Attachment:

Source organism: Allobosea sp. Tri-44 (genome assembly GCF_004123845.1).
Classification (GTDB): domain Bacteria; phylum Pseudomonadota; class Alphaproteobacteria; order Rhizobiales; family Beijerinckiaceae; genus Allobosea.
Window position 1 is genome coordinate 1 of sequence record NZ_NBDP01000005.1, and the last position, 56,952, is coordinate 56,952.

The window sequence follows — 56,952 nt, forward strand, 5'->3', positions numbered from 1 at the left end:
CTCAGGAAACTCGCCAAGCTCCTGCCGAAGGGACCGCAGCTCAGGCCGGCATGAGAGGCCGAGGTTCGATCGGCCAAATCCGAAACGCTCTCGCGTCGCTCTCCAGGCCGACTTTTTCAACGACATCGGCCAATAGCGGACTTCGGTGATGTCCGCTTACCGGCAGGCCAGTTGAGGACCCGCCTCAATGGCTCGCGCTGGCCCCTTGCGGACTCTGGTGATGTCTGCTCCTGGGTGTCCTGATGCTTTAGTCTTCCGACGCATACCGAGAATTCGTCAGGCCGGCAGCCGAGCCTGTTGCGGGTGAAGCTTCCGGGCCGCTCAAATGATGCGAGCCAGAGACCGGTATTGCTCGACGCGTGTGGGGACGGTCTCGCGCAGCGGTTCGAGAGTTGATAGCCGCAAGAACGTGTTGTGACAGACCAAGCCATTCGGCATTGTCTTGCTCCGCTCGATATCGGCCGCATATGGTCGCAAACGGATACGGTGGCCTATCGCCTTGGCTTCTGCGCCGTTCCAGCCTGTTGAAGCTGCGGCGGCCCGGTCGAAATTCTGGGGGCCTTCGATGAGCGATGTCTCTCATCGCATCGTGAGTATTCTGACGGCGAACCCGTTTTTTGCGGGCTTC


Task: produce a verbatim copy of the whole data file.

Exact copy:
Source organism: Allobosea sp. Tri-44 (genome assembly GCF_004123845.1).
Classification (GTDB): domain Bacteria; phylum Pseudomonadota; class Alphaproteobacteria; order Rhizobiales; family Beijerinckiaceae; genus Allobosea.
Window position 1 is genome coordinate 1 of sequence record NZ_NBDP01000005.1, and the last position, 56,952, is coordinate 56,952.

The window sequence follows — 56,952 nt, forward strand, 5'->3', positions numbered from 1 at the left end:
CTCAGGAAACTCGCCAAGCTCCTGCCGAAGGGACCGCAGCTCAGGCCGGCATGAGAGGCCGAGGTTCGATCGGCCAAATCCGAAACGCTCTCGCGTCGCTCTCCAGGCCGACTTTTTCAACGACATCGGCCAATAGCGGACTTCGGTGATGTCCGCTTACCGGCAGGCCAGTTGAGGACCCGCCTCAATGGCTCGCGCTGGCCCCTTGCGGACTCTGGTGATGTCTGCTCCTGGGTGTCCTGATGCTTTAGTCTTCCGACGCATACCGAGAATTCGTCAGGCCGGCAGCCGAGCCTGTTGCGGGTGAAGCTTCCGGGCCGCTCAAATGATGCGAGCCAGAGACCGGTATTGCTCGACGCGTGTGGGGACGGTCTCGCGCAGCGGTTCGAGAGTTGATAGCCGCAAGAACGTGTTGTGACAGACCAAGCCATTCGGCATTGTCTTGCTCCGCTCGATATCGGCCGCATATGGTCGCAAACGGATACGGTGGCCTATCGCCTTGGCTTCTGCGCCGTTCCAGCCTGTTGAAGCTGCGGCGGCCCGGTCGAAATTCTGGGGGCCTTCGATGAGCGATGTCTCTCATCGCATCGTGAGTATTCTGACGGCGAACCCGTTTTTTGCGGGCTTC